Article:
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Lies in disguise – A theoretical analysis of cheating

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  • Dufwenberg, Martin
  • Dufwenberg, Martin A.

Abstract

We perform a (psychological) game-theoretic analysis of cheating in the setting proposed by Fischbacher and Föllmi-Heusi (2013). The key assumption, referred to as perceived cheating aversion, is that the decision maker derives disutility in proportion to the amount in which he is perceived to cheat. A particular equilibrium, characterized by three intuitive properties, captures the stylized facts from many experiments (in particular the co-presence of selfish, honest, and partial-lie choices) well.

Suggested Citation

  • Dufwenberg, Martin & Dufwenberg, Martin A., 2018. "Lies in disguise – A theoretical analysis of cheating," Journal of Economic Theory, Elsevier, vol. 175(C), pages 248-264.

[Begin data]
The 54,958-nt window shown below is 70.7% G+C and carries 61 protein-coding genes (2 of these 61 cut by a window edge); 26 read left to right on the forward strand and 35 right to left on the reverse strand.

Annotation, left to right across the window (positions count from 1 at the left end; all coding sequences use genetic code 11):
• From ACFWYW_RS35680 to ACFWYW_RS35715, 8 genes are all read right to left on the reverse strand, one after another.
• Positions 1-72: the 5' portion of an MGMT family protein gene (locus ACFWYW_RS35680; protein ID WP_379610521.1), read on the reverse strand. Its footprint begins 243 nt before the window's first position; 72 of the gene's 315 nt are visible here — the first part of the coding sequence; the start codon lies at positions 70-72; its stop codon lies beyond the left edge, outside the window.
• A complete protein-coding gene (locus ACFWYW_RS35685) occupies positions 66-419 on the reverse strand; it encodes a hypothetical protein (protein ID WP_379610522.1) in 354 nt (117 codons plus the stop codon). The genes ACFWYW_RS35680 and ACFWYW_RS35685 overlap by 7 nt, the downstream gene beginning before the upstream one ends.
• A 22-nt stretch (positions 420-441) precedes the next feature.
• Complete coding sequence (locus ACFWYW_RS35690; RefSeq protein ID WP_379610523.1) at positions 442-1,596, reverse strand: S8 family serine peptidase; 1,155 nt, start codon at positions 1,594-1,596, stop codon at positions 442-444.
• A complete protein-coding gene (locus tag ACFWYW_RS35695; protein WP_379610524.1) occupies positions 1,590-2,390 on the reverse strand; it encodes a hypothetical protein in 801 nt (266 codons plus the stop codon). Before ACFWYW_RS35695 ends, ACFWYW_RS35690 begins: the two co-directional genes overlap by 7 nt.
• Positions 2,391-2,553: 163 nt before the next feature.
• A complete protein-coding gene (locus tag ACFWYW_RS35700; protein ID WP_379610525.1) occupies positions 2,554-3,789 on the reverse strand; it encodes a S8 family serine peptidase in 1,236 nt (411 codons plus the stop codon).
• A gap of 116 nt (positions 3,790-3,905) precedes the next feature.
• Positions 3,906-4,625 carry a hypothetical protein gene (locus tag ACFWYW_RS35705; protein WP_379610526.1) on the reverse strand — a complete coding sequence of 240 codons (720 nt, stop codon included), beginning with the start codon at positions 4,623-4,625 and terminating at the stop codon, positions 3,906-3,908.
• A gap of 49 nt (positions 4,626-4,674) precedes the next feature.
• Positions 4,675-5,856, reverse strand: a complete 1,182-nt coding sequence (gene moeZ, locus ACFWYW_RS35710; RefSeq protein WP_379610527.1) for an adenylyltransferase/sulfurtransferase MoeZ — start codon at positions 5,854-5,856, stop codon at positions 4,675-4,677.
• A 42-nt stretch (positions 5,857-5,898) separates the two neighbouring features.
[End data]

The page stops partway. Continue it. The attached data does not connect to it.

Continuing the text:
• Handle: RePEc:eee:jetheo:v:175:y:2018:i:c:p:248-264
    DOI: 10.1016/j.jet.2018.01.013
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    More about this item

    Keywords

    Cheating; Lying; Costs; Audience; Perceived cheating aversion; Psychological game theory;
    All these keywords.

    JEL classification:

    • C72 - Mathematical and Quantitative Methods - - Game Theory and Bargaining Theory - - - Noncooperative Games
    • D82 - Microeconomics - - Information, Knowledge, and Uncertainty - - - Asymmetric and Private Information; Mechanism Design
    • D83 - Microeconomics - - Information, Knowledge, and Uncertainty - - - Search; Learning; Information and Knowledge; Communication; Belief; Unawareness
    • D91 - Microeconomics - - Micro-Based Behavioral Economics - - - Role and Effects of Psychological, Emotional, Social, and Cognitive Factors on Decision Making

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